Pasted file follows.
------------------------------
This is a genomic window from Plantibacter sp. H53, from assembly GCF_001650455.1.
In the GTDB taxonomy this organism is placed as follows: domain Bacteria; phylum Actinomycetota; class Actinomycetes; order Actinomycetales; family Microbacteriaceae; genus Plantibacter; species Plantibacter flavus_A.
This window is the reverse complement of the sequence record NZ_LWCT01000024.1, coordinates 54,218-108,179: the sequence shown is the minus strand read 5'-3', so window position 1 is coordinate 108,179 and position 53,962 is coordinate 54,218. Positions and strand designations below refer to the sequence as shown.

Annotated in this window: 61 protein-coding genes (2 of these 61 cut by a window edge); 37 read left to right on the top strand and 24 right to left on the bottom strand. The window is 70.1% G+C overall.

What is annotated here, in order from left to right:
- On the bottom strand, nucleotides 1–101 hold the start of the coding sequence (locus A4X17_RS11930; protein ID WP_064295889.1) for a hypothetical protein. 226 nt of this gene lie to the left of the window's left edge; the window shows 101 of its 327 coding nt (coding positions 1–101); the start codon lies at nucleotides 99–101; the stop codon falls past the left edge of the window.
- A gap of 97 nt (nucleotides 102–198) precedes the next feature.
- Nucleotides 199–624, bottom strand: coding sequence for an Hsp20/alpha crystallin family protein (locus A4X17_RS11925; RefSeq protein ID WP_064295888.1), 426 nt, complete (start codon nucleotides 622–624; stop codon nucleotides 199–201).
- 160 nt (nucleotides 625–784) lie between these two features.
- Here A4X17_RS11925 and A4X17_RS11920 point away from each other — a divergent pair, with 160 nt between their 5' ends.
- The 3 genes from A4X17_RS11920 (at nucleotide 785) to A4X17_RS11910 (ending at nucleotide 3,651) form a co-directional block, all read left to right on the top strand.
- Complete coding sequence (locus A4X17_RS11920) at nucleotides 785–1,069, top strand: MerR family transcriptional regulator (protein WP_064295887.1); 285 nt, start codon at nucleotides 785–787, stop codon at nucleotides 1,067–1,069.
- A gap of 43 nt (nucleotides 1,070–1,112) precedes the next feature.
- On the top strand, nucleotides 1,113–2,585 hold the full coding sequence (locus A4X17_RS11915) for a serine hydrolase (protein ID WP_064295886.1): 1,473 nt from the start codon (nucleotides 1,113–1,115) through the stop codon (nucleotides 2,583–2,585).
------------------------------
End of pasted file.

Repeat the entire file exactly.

This is a genomic window from Plantibacter sp. H53, from assembly GCF_001650455.1.
In the GTDB taxonomy this organism is placed as follows: domain Bacteria; phylum Actinomycetota; class Actinomycetes; order Actinomycetales; family Microbacteriaceae; genus Plantibacter; species Plantibacter flavus_A.
This window is the reverse complement of the sequence record NZ_LWCT01000024.1, coordinates 54,218-108,179: the sequence shown is the minus strand read 5'-3', so window position 1 is coordinate 108,179 and position 53,962 is coordinate 54,218. Positions and strand designations below refer to the sequence as shown.

Annotated in this window: 61 protein-coding genes (2 of these 61 cut by a window edge); 37 read left to right on the top strand and 24 right to left on the bottom strand. The window is 70.1% G+C overall.

What is annotated here, in order from left to right:
- On the bottom strand, nucleotides 1–101 hold the start of the coding sequence (locus A4X17_RS11930; protein ID WP_064295889.1) for a hypothetical protein. 226 nt of this gene lie to the left of the window's left edge; the window shows 101 of its 327 coding nt (coding positions 1–101); the start codon lies at nucleotides 99–101; the stop codon falls past the left edge of the window.
- A gap of 97 nt (nucleotides 102–198) precedes the next feature.
- Nucleotides 199–624, bottom strand: coding sequence for an Hsp20/alpha crystallin family protein (locus A4X17_RS11925; RefSeq protein ID WP_064295888.1), 426 nt, complete (start codon nucleotides 622–624; stop codon nucleotides 199–201).
- 160 nt (nucleotides 625–784) lie between these two features.
- Here A4X17_RS11925 and A4X17_RS11920 point away from each other — a divergent pair, with 160 nt between their 5' ends.
- The 3 genes from A4X17_RS11920 (at nucleotide 785) to A4X17_RS11910 (ending at nucleotide 3,651) form a co-directional block, all read left to right on the top strand.
- Complete coding sequence (locus A4X17_RS11920) at nucleotides 785–1,069, top strand: MerR family transcriptional regulator (protein WP_064295887.1); 285 nt, start codon at nucleotides 785–787, stop codon at nucleotides 1,067–1,069.
- A gap of 43 nt (nucleotides 1,070–1,112) precedes the next feature.
- On the top strand, nucleotides 1,113–2,585 hold the full coding sequence (locus A4X17_RS11915) for a serine hydrolase (protein ID WP_064295886.1): 1,473 nt from the start codon (nucleotides 1,113–1,115) through the stop codon (nucleotides 2,583–2,585).